Sinead O’Connor may not have covered this song (although the original is rather divine) but this is the topic of this post: graduate careers fairs, and how to make the most of your attendance there.
Yes, it is that time of year again. The leaves are changing colour, the nights are getting darker, and suddenly campus is a canopy of sound, resplendent with crowds of students weighed down with freebies. Careers fairs, however, are more than just a date in the diary and an opportunity to stock up on pens, notepads and coffee flasks. Careers fairs provide students with a unique opportunity to come face-to-face with firms and companies in a relaxing and informal setting, and therefore can help with future career planning. Spending an hour or two of an afternoon strolling around stalls carefully and taking notes will prove invaluable come application time (and believe you me, that will come around all too soon).
I opted to write about careers fairs today, as today actually marks Day Two of my university’s Graduate Recruitment and Placement Fair. This runs across three days, covering different career sectors and practice areas, and as I was promoting the Fair on social media today, I was inspired to write about not only how you can make the most of the day, but why exactly you should go in the first place.
In a nutshell, attending these fairs is an essential step in planning your future career. The people you talk to, the information given, the questions answered and the interest taken: this all will assist you in gauging which firm, company etc. will truly suit you, what you desire to do, and your personality.
…I was inspired to write about not only how you can make the most of the day, but why exactly you should go in the first place.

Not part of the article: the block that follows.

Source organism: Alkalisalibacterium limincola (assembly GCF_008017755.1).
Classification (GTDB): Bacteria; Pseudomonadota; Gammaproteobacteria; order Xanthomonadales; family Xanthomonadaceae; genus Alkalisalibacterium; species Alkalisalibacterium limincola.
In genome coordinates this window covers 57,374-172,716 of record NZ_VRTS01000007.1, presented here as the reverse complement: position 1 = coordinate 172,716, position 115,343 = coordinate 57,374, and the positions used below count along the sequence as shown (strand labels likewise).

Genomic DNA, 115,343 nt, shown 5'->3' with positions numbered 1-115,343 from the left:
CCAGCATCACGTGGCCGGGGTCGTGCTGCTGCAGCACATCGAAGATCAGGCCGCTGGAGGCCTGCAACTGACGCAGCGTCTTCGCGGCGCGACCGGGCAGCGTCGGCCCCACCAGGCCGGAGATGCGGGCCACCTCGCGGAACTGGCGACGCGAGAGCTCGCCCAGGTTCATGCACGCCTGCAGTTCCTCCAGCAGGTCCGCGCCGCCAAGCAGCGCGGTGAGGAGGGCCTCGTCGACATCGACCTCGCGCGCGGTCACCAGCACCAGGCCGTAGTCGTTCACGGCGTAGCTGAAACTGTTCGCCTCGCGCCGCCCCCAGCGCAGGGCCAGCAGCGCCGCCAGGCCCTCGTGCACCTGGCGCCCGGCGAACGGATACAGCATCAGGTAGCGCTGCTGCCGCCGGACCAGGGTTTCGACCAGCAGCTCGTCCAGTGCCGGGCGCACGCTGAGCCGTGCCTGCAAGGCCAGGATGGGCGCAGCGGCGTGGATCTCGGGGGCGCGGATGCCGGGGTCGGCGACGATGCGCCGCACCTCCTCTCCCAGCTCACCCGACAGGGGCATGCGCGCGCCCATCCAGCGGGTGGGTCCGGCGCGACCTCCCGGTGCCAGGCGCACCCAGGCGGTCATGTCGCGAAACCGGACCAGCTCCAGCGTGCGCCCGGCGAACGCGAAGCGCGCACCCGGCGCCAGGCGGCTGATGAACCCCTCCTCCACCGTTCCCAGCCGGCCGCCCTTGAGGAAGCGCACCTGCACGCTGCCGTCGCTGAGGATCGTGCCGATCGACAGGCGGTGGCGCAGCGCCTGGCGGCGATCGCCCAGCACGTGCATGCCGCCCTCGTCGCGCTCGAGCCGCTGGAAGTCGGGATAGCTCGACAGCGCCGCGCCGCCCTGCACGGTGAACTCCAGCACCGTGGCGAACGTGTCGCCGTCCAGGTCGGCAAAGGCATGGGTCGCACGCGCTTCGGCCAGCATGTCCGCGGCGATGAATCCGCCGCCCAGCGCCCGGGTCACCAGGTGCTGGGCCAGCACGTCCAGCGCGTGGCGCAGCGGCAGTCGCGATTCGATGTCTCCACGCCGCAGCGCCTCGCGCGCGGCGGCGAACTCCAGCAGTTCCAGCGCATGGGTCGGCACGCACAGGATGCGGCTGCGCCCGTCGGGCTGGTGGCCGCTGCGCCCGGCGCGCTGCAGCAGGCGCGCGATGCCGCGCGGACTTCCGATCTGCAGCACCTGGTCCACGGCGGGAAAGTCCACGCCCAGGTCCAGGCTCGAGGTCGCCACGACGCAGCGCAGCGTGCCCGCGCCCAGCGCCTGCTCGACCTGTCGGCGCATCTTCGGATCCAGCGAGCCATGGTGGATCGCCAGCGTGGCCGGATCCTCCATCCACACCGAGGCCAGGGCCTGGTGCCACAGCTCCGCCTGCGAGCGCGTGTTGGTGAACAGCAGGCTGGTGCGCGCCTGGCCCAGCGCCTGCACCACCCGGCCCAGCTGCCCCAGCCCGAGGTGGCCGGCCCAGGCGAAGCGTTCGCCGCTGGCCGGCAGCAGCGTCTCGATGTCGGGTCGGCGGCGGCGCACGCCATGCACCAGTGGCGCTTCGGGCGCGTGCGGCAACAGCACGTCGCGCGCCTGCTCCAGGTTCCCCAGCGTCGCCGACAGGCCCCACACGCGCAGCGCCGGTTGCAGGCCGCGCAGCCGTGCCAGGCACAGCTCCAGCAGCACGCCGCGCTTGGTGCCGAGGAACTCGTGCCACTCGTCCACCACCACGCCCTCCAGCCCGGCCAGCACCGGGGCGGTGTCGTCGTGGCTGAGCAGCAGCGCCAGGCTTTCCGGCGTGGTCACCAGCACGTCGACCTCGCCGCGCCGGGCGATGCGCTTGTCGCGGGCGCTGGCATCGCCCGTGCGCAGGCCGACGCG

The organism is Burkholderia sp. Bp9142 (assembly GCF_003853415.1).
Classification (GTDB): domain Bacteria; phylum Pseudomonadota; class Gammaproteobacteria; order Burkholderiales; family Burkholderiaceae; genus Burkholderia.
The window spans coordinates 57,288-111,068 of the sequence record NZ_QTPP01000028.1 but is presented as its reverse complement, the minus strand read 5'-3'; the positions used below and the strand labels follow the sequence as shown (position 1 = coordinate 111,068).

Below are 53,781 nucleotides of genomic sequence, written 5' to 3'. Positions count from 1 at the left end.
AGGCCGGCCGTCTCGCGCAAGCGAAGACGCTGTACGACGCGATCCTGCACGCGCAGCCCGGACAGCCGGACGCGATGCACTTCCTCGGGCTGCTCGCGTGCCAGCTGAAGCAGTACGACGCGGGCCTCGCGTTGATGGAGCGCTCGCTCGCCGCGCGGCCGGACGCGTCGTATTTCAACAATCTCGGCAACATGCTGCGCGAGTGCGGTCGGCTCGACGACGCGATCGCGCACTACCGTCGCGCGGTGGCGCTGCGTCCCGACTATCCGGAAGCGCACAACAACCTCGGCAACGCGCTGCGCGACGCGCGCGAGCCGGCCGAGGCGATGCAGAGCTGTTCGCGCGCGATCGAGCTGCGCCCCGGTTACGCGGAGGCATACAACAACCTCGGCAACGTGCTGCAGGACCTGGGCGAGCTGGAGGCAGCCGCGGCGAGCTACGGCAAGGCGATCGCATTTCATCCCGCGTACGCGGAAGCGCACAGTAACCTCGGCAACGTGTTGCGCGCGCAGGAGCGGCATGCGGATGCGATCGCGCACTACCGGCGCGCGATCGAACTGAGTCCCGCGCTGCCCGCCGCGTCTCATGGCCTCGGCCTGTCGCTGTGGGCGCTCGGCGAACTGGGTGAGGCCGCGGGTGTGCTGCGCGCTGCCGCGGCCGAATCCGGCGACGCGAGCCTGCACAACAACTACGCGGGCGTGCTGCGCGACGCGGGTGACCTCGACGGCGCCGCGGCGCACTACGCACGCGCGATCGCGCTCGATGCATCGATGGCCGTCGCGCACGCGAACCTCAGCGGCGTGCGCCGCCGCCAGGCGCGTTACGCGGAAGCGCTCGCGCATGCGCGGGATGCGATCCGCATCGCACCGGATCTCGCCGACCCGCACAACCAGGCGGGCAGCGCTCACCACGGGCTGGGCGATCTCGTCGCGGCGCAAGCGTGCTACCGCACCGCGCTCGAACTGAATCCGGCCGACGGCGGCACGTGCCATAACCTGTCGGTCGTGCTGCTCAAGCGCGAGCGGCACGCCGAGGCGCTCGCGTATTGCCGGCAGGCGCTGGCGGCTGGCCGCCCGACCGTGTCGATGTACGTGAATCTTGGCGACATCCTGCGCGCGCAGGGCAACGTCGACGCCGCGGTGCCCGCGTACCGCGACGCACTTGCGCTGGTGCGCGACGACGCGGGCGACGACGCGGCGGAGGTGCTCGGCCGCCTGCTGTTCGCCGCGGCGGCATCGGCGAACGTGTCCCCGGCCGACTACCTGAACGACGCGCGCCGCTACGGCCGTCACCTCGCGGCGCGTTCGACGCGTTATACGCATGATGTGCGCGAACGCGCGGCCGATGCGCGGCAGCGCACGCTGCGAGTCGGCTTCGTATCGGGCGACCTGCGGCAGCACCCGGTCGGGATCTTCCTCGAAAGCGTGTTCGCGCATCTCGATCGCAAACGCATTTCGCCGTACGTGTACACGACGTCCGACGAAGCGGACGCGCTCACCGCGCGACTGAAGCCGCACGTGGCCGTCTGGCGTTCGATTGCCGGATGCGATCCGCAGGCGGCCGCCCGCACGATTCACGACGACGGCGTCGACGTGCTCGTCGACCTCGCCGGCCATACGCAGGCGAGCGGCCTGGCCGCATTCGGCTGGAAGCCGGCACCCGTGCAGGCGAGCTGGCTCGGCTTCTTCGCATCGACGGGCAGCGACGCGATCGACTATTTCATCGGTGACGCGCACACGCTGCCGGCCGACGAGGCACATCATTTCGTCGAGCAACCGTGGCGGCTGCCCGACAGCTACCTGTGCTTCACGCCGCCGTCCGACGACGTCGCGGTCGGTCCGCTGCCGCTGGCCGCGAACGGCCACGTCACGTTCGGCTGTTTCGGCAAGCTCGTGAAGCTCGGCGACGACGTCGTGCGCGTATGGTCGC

You can meet recruiters and hear directly what it is that X firm or Y company is looking for. Moreover, if you have a good conversation in which you display enthusiasm and knowledge about the firm, chances are you will leave a positive impression, which will only stand you in good stead when you submit an application. (Remember that, as cliche as it may sound, you need to stand out from the crowd in an application. Should a recruiter remember your name and your interest, this can assist your application.)
In addition to meeting and engaging with graduate recruiters who can tell you about internship opportunities, deadlines, what they are looking for from a candidate etc., you may have the chance to meet trainees/recent graduate employees. They can give you an account of what it is like as a recent graduate and moreover, as a successful candidate. Reading graduate recruitment material and websites only gives you one side of the entire deal – talking to those who underwent the application process and are now working for the firm will give you the other side. This is important, because it will give you an insight into the work a graduate employee will be assigned and training afforded, whilst also hearing about the mentoring and social aspects. (I have noticed in recent years that many graduate employers are keen to stress a work/life balance, and like to talk about the socials which new graduate employees are encouraged to participate in. So do expect to hear about this.)
You will hear more about the industry, more about the market and will be provided with lots of information, hence the need to keep a clear head and take notes.
So, why should you even bother attending? This is a brilliant opportunity to see the graduate recruiters and trainees, and hear directly from them. Information comes to life when spoken, and when not confined to the website on your computer screen. You will receive tailored advice and answers to your questions, as opposed to generic answers under the ‘FAQ’ section of a website. And this will genuinely help you, whether in determining your opinion of the firm or in writing an application, I can assure you of that based on personal experience.
In sum: this is your chance to assess the assessors in the field of your setting. You can basically interview the graduate recruitment team present, and any graduate employees if they are present. Just as firms etc. determine your suitability with them, you can determine their suitability with your interests and goals via the careers fair. Seize upon that chance!
Well, you decided to sacrifice that lie-in and attend a careers fair. But the place is filled with students asking questions, with smiling representatives outside their colourful and freebie-laden stalls, and graduate recruitment brochures are everywhere. What now?
Without further ado, allow me to offer some tips regarding how to make the most of your university’s careers fair.